1. Glomerular and tubular function was studied before and 2 months after unilateral nephrectomy in 14 healthy kidney donors by measurement of the clearances of 51Cr-labelled ethylenediaminetetra-acetate, lithium, β2-microglobulin, albumin and immunoglobulin G.
2. The glomerular filtration rate (GFR) of the kidney that remained in the donor rose from 45 ± 10 (mean ± sd) to 59 ± 10 ml/min (P < 0.01) 5 days after contralateral nephrectomy and remained at this level through the observation period.
3. The lithium clearance (CLi) of the remaining kidney rose from 11.6 ± 3.7 to 20.5 ± 8.2 ml/min (P < 0.01) and remained significantly elevated throughout the observation period.
4. Absolute proximal fluid reabsorption rate (APR), which was estimated as GFR minus CLi, was unchanged 5 days after contralateral nephrectomy, but then rose gradually to reach significantly elevated levels after 4 weeks.
5. Fractional proximal reabsorption (FPR; APR/GFR) fell from 0.75 ± 0.06 to 0.66 ± 0.11 (P < 0.01) but subsequently rose to levels not significantly decreased from normal.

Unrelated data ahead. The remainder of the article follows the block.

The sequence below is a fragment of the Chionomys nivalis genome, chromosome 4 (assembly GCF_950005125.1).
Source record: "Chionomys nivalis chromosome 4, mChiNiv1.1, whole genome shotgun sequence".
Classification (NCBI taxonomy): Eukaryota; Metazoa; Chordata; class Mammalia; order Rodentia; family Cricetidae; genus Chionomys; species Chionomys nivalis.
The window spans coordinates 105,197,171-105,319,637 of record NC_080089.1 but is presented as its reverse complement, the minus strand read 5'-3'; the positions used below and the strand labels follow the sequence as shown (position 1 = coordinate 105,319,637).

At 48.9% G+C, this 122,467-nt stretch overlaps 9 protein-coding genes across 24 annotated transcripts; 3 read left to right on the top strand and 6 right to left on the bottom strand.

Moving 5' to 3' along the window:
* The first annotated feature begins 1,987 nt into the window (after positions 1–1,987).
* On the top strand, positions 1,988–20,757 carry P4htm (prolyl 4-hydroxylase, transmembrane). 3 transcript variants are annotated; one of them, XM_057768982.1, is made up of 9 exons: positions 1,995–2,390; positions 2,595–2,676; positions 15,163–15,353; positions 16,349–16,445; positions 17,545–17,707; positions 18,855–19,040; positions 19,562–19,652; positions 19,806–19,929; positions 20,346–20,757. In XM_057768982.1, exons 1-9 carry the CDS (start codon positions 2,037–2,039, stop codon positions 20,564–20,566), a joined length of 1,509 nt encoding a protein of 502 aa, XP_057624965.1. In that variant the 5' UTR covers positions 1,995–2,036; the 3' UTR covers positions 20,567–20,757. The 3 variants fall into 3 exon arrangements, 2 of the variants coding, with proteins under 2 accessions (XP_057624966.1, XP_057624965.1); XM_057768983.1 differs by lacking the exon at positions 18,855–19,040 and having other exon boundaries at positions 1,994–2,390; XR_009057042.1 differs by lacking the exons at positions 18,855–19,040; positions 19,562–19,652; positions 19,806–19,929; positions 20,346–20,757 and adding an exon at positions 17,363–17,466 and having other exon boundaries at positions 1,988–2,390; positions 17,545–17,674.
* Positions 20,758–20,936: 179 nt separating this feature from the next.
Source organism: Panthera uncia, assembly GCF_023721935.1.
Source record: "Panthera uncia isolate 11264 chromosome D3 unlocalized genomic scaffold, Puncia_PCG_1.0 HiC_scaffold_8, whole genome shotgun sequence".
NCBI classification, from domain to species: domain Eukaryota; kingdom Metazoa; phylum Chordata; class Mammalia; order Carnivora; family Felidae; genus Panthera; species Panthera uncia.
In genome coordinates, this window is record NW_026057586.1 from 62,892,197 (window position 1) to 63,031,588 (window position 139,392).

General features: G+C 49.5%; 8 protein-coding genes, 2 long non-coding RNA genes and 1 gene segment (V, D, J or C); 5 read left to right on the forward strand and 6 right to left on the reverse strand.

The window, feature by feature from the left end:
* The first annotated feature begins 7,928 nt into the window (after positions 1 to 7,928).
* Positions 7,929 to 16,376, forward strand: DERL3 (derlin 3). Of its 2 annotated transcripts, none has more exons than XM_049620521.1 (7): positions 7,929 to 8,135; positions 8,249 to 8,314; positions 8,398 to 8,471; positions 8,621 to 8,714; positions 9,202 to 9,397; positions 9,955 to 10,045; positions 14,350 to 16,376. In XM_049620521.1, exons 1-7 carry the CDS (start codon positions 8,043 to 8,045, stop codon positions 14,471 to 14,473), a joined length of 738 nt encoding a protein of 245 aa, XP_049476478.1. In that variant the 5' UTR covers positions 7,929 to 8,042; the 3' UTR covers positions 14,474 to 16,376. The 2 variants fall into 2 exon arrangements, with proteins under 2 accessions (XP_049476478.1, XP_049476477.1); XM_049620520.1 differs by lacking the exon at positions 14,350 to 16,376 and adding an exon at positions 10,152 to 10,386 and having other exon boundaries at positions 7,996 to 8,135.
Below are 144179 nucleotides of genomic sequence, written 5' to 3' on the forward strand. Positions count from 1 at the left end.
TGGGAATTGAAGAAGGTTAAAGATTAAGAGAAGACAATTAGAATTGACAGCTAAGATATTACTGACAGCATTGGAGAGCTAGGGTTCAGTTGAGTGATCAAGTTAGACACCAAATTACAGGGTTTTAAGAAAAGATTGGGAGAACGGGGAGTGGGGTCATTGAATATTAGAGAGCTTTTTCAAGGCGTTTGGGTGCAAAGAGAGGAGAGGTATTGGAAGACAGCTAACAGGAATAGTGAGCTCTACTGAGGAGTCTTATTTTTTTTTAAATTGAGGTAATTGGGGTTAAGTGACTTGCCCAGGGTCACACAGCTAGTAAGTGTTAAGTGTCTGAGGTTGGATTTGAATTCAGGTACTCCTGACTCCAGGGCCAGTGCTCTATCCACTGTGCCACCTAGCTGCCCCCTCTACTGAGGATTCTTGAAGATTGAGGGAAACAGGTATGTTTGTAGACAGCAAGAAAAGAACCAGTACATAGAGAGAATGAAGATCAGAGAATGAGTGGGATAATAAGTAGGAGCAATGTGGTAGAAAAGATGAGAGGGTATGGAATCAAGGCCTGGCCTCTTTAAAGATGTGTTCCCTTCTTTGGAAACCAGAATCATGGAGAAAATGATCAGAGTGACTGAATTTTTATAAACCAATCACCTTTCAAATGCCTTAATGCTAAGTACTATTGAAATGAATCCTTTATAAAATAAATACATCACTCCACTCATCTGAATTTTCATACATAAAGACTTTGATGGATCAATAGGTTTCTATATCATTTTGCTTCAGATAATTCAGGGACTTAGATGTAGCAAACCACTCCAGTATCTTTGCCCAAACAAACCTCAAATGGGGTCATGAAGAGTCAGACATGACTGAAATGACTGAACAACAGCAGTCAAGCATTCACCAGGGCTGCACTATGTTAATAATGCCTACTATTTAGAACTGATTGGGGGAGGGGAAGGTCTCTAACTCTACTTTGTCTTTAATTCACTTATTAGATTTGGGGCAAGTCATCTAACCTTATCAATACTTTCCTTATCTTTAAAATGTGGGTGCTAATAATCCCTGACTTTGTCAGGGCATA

6. Twenty-four hour fractional clearances of β2-microglobulin, albumin and immunoglobulin G rose markedly on the day of nephrectomy, peaked at 2–3 days and subsequently fell to moderately elevated levels.
7. Both the CLj and the plasma protein clearance studies demonstrate that the early response of the remaining kidney to contralateral nephrectomy in man is an increase in GFR, an unchanged APR and a fall in FPR. The proximal tubules thus initially handle the increased filtrate load by passing it on to more distal nephron segments. Within 2–4 weeks, an adaptive increase is seen in proximal reabsorption of both protein and fluid, resulting in an almost complete normalization of glomerulotubular balance.